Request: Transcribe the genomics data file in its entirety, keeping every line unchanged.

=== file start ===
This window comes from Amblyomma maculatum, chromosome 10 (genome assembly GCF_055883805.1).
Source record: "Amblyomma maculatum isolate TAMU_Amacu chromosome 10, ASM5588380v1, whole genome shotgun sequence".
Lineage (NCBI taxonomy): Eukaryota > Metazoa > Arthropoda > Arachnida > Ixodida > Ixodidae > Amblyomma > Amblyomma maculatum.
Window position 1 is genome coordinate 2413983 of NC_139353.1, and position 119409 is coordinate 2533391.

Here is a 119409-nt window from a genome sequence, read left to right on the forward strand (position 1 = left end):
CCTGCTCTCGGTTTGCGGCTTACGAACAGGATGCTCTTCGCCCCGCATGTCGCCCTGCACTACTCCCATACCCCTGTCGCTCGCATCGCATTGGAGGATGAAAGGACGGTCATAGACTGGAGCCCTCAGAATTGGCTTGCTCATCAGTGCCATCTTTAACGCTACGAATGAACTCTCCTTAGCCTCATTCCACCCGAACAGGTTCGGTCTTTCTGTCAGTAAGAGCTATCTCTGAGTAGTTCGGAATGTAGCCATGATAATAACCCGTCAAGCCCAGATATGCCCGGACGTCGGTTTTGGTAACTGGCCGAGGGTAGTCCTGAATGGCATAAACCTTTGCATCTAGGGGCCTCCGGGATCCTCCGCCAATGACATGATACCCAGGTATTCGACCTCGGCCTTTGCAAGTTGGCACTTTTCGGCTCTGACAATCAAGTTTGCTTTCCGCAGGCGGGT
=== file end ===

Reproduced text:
This window comes from Amblyomma maculatum, chromosome 10 (genome assembly GCF_055883805.1).
Source record: "Amblyomma maculatum isolate TAMU_Amacu chromosome 10, ASM5588380v1, whole genome shotgun sequence".
Lineage (NCBI taxonomy): Eukaryota > Metazoa > Arthropoda > Arachnida > Ixodida > Ixodidae > Amblyomma > Amblyomma maculatum.
Window position 1 is genome coordinate 2413983 of NC_139353.1, and position 119409 is coordinate 2533391.

Here is a 119409-nt window from a genome sequence, read left to right on the forward strand (position 1 = left end):
CCTGCTCTCGGTTTGCGGCTTACGAACAGGATGCTCTTCGCCCCGCATGTCGCCCTGCACTACTCCCATACCCCTGTCGCTCGCATCGCATTGGAGGATGAAAGGACGGTCATAGACTGGAGCCCTCAGAATTGGCTTGCTCATCAGTGCCATCTTTAACGCTACGAATGAACTCTCCTTAGCCTCATTCCACCCGAACAGGTTCGGTCTTTCTGTCAGTAAGAGCTATCTCTGAGTAGTTCGGAATGTAGCCATGATAATAACCCGTCAAGCCCAGATATGCCCGGACGTCGGTTTTGGTAACTGGCCGAGGGTAGTCCTGAATGGCATAAACCTTTGCATCTAGGGGCCTCCGGGATCCTCCGCCAATGACATGATACCCAGGTATTCGACCTCGGCCTTTGCAAGTTGGCACTTTTCGGCTCTGACAATCAAGTTTGCTTTCCGCAGGCGGGT